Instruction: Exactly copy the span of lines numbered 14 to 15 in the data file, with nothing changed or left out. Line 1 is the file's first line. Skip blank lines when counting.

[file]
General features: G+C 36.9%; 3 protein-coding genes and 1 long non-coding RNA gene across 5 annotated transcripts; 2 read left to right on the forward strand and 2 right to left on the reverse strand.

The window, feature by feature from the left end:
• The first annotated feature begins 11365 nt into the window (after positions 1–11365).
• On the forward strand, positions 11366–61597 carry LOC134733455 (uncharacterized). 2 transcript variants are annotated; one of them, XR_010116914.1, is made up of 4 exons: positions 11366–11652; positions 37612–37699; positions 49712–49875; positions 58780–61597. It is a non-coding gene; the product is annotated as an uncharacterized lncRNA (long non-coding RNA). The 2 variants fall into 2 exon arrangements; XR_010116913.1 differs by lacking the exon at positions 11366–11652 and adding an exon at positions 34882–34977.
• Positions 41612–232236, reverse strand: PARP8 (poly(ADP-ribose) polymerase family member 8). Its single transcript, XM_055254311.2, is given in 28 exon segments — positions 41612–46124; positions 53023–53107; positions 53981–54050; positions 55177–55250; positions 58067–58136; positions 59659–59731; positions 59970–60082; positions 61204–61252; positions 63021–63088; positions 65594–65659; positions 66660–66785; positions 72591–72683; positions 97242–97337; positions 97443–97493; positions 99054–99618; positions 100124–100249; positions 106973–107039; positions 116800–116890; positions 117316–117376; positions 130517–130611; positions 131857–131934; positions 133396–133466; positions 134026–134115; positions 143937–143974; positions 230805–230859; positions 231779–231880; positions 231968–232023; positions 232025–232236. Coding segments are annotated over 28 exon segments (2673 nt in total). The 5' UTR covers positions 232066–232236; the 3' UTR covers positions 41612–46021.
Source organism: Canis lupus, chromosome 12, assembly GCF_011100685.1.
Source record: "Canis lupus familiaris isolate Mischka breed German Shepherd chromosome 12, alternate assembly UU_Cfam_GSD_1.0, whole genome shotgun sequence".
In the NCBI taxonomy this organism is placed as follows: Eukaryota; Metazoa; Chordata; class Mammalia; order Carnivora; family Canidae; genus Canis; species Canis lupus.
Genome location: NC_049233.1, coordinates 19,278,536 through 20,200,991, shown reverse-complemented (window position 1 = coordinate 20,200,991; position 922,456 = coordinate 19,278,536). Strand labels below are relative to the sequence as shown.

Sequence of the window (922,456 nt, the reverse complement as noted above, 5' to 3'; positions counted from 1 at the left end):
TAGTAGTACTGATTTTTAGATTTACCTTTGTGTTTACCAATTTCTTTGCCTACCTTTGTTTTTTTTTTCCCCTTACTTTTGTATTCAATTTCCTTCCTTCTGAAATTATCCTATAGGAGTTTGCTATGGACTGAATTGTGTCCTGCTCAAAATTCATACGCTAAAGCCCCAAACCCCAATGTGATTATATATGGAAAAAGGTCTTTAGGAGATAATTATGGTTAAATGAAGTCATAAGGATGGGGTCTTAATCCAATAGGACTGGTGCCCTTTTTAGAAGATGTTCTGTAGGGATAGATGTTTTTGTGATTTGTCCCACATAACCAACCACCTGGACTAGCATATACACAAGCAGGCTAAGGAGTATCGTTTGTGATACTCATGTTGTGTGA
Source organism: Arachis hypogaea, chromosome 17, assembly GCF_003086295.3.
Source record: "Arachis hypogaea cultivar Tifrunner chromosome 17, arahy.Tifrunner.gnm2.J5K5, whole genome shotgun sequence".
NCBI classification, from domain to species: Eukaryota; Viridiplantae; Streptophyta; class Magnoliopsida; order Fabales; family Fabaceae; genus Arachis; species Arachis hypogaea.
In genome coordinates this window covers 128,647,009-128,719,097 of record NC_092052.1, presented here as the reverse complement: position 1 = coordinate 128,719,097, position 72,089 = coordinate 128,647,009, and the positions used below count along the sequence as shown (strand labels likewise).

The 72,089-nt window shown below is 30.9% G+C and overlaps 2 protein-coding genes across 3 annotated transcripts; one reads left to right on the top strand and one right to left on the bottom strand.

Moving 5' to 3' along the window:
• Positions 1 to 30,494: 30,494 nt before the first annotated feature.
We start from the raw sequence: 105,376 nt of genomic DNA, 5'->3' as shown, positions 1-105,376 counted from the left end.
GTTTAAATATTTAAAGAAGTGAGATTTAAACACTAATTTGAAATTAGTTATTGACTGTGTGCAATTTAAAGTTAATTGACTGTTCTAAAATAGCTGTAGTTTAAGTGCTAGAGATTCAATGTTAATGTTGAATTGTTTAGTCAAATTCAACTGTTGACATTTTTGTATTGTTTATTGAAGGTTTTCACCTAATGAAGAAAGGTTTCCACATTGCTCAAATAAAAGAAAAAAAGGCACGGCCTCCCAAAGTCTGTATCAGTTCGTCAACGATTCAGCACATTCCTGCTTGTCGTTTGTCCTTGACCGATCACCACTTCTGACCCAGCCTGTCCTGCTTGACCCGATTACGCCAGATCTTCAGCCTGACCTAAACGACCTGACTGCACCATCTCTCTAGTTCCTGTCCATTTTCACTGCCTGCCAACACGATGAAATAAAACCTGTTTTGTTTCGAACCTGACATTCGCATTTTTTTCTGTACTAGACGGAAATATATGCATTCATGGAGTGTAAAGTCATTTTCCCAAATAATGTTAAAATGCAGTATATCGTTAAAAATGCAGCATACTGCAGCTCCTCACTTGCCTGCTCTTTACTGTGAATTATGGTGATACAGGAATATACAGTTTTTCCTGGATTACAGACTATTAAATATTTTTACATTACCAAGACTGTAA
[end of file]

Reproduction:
NCBI classification, from domain to species: Eukaryota; Viridiplantae; Streptophyta; class Magnoliopsida; order Fabales; family Fabaceae; genus Arachis; species Arachis hypogaea.
In genome coordinates this window covers 128,647,009-128,719,097 of record NC_092052.1, presented here as the reverse complement: position 1 = coordinate 128,719,097, position 72,089 = coordinate 128,647,009, and the positions used below count along the sequence as shown (strand labels likewise).